Merger Law Unnecessary

First published in the University of Guelph's weekly newspaper, At Guelph (3 February 1993): 2. This letter formed one small part of a widespread campaign against the Mulroney government's proposal to merge the Canada Council, the Social Sciences and Humanities Research Council, and the international academic and cultural programs of the Department of External Affairs. Against all odds, the campaign succeeded: the government's legislation passed in the House of Commons, but was rejected in the Senate by a single vote.


The press release that formed the basis for At Guelph's January 13 account of the proposed merger of the Canada Council, the Social Sciences and Humanities Research Council (SSHRC) and the international academic and cultural programs of the Department of External Affairs is in at least two respects grossly misleading.

Far from strengthening the traditional arm's-length relationship between government and cultural or research agencies, the merger legislation (Part 3 of Bill C-93) actively subverts it by requiring the new council to “take into consideration the foreign policy of the government of Canada.”

Equally dubious is the claim that the new council's governing council can be trusted to protect the interests of the arts and research communities. Bill C-93 says council members should be “broadly representative” of the new Canada Council's goals. But there is no requirement that they have any special expertise or reputation in the humanities, social sciences, or arts.

Against SSHRC's advice, the legislation says council members will be paid for the meetings they attend, which raises the interesting possibility that our present government regards this council as an instrument of political patronage. The likelihood that, before the next election, this council will become a dumping ground for superannuated party bagmen and belly scratchers is increased by the fact that Bill C-93 makes no provision for parliamentary oversight or approval of council appointments.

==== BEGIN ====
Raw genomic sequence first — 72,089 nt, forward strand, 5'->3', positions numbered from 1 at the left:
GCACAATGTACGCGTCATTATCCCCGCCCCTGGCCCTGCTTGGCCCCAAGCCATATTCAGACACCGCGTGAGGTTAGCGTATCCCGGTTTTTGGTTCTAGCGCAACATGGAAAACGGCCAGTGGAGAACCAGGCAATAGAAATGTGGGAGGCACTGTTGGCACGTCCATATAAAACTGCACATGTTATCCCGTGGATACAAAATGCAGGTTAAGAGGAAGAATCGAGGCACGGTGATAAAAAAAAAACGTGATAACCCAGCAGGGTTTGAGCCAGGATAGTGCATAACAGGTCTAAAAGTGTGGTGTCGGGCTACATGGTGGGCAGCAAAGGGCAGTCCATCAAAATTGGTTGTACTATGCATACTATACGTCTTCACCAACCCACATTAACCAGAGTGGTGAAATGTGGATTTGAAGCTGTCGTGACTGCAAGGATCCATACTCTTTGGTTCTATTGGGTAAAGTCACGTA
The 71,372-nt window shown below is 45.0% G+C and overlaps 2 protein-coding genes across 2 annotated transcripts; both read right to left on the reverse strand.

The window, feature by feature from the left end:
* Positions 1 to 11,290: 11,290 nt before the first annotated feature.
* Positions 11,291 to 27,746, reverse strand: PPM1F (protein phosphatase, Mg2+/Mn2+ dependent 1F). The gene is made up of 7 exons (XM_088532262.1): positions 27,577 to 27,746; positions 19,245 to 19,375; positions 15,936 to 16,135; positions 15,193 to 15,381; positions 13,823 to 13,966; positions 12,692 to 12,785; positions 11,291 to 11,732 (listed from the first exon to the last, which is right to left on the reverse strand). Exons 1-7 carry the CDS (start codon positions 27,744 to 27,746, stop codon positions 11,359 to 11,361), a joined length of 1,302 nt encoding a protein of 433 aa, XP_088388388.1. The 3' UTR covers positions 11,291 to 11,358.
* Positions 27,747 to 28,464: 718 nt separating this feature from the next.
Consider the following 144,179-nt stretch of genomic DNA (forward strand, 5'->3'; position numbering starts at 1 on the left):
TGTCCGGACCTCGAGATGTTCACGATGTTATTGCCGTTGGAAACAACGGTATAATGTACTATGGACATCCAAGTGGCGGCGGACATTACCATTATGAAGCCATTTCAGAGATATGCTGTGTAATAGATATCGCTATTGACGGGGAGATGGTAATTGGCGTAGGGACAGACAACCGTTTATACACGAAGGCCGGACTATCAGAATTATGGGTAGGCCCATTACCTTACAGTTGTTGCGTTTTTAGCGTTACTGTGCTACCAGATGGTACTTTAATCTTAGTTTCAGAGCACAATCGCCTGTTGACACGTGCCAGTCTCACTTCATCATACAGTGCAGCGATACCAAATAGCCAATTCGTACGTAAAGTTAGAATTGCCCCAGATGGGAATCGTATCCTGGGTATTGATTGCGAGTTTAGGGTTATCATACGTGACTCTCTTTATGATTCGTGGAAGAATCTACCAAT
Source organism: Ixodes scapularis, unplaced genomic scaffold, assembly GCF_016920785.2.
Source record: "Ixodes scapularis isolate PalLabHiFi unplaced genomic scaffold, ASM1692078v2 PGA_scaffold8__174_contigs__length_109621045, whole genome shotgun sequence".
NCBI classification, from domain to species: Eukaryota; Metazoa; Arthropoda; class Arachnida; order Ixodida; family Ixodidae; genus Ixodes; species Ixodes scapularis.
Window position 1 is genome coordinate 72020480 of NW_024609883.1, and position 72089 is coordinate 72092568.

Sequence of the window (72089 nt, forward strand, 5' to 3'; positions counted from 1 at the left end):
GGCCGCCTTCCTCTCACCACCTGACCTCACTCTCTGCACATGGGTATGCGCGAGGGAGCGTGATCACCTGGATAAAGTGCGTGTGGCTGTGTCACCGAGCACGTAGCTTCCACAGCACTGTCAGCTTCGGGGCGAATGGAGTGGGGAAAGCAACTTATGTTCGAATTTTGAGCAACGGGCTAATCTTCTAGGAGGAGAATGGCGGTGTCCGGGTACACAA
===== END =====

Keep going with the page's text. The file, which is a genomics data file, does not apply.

There is nothing, then, to prevent the government from stacking the council (as the Reagan and Bush administrations did in a quite scandalous manner with the advisory council of the U.S. National Endowment for the Humanities) with people whose opinions—or rather prejudices—on cultural matters happen to coincide with its own.

In addition, according to senior Ottawa sources, the social sciences and the humanities will be represented by only six members of the 21-member council. (Six other members will represent the arts, three or four more will represent the domain of international relations—a constituency consisting, one presumes, of scholars and artists who particularly enjoy foreign travel—and the remaining five or six members will represent “the public.”)

The prospect of a council where only 12 of 21 members are to be representatives—and not necessarily distinguished ones—of the productive areas the council serves in the arts, humanities and social sciences is not encouraging.

One last point. Bill C-93 says the new council is to “foster, promote, sponsor and assist the study and enjoyment of, and the production of works in, the arts” and “to promote, sponsor and assist research and scholarship in the social sciences and humanities.” Omission of the word “foster” in that second clause is presumably one sign (there have been others) that the federal government intends to withdraw support from doctoral fellowship programs.

The government is pushing its merger legislation through in the face of vehement opposition from the Social Sciences Federation of Canada, the Canadian Federation for the Humanities and many scholarly associations that are members of these umbrella groups. This legislation is both ill-conceived and unnecessary. The government's determination to pass it in the current session of Parliament is one more expression of its contempt for the research functions of our university system.


Prof. Michael Keefer, English
President, Association of Canadian College and University Teachers of English